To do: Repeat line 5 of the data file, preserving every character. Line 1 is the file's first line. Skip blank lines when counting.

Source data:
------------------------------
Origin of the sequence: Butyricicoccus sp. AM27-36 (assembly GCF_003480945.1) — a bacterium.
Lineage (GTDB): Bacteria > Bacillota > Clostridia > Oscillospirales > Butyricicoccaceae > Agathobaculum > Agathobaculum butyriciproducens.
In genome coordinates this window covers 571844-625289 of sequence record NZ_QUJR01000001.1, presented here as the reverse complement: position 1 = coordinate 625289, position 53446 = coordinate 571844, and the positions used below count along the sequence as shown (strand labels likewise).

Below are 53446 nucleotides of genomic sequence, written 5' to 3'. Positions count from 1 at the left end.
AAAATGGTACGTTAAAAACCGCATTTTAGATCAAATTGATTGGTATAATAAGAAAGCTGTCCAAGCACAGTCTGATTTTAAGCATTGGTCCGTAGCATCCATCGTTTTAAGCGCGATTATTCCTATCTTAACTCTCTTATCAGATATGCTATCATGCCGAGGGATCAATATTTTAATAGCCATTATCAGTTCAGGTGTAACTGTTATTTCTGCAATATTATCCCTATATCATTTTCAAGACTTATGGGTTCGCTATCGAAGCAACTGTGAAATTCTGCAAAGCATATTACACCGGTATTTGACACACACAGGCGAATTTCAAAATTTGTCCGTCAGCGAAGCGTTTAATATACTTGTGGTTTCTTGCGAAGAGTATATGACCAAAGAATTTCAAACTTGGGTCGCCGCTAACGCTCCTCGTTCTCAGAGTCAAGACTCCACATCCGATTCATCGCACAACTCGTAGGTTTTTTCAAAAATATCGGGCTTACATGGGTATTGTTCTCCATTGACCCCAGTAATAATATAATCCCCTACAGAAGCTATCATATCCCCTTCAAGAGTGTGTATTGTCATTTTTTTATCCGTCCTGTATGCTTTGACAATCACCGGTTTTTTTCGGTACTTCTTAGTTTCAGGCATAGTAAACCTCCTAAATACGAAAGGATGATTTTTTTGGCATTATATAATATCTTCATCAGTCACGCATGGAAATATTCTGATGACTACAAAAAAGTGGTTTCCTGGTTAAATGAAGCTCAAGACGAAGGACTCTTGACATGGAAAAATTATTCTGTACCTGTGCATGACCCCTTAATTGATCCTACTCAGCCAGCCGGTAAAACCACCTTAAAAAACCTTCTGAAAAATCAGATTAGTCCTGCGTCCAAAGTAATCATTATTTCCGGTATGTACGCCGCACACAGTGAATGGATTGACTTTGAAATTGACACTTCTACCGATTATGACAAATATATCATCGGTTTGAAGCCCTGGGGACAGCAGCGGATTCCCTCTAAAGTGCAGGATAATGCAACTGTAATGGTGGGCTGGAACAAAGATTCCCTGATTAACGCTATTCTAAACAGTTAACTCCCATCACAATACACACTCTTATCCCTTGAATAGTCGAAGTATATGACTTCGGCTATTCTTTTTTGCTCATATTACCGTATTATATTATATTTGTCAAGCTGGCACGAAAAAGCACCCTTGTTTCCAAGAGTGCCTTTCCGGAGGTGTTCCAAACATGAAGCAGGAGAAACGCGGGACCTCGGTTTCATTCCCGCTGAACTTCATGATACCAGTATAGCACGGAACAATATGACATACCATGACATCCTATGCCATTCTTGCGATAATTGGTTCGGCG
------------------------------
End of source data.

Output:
AAAATGGTACGTTAAAAACCGCATTTTAGATCAAATTGATTGGTATAATAAGAAAGCTGTCCAAGCACAGTCTGATTTTAAGCATTGGTCCGTAGCATCCATCGTTTTAAGCGCGATTATTCCTATCTTAACTCTCTTATCAGATATGCTATCATGCCGAGGGATCAATATTTTAATAGCCATTATCAGTTCAGGTGTAACTGTTATTTCTGCAATATTATCCCTATATCATTTTCAAGACTTATGGGTTCGCTATCGAAGCAACTGTGAAATTCTGCAAAGCATATTACACCGGTATTTGACACACACAGGCGAATTTCAAAATTTGTCCGTCAGCGAAGCGTTTAATATACTTGTGGTTTCTTGCGAAGAGTATATGACCAAAGAATTTCAAACTTGGGTCGCCGCTAACGCTCCTCGTTCTCAGAGTCAAGACTCCACATCCGATTCATCGCACAACTCGTAGGTTTTTTCAAAAATATCGGGCTTACATGGGTATTGTTCTCCATTGACCCCAGTAATAATATAATCCCCTACAGAAGCTATCATATCCCCTTCAAGAGTGTGTATTGTCATTTTTTTATCCGTCCTGTATGCTTTGACAATCACCGGTTTTTTTCGGTACTTCTTAGTTTCAGGCATAGTAAACCTCCTAAATACGAAAGGATGATTTTTTTGGCATTATATAATATCTTCATCAGTCACGCATGGAAATATTCTGATGACTACAAAAAAGTGGTTTCCTGGTTAAATGAAGCTCAAGACGAAGGACTCTTGACATGGAAAAATTATTCTGTACCTGTGCATGACCCCTTAATTGATCCTACTCAGCCAGCCGGTAAAACCACCTTAAAAAACCTTCTGAAAAATCAGATTAGTCCTGCGTCCAAAGTAATCATTATTTCCGGTATGTACGCCGCACACAGTGAATGGATTGACTTTGAAATTGACACTTCTACCGATTATGACAAATATATCATCGGTTTGAAGCCCTGGGGACAGCAGCGGATTCCCTCTAAAGTGCAGGATAATGCAACTGTAATGGTGGGCTGGAACAAAGATTCCCTGATTAACGCTATTCTAAACAGTTAACTCCCATCACAATACACACTCTTATCCCTTGAATAGTCGAAGTATATGACTTCGGCTATTCTTTTTTGCTCATATTACCGTATTATATTATATTTGTCAAGCTGGCACGAAAAAGCACCCTTGTTTCCAAGAGTGCCTTTCCGGAGGTGTTCCAAACATGAAGCAGGAGAAACGCGGGACCTCGGTTTCATTCCCGCTGAACTTCATGATACCAGTATAGCACGGAACAATATGACATACCATGACATCCTATGCCATTCTTGCGATAATTGGTTCGGCG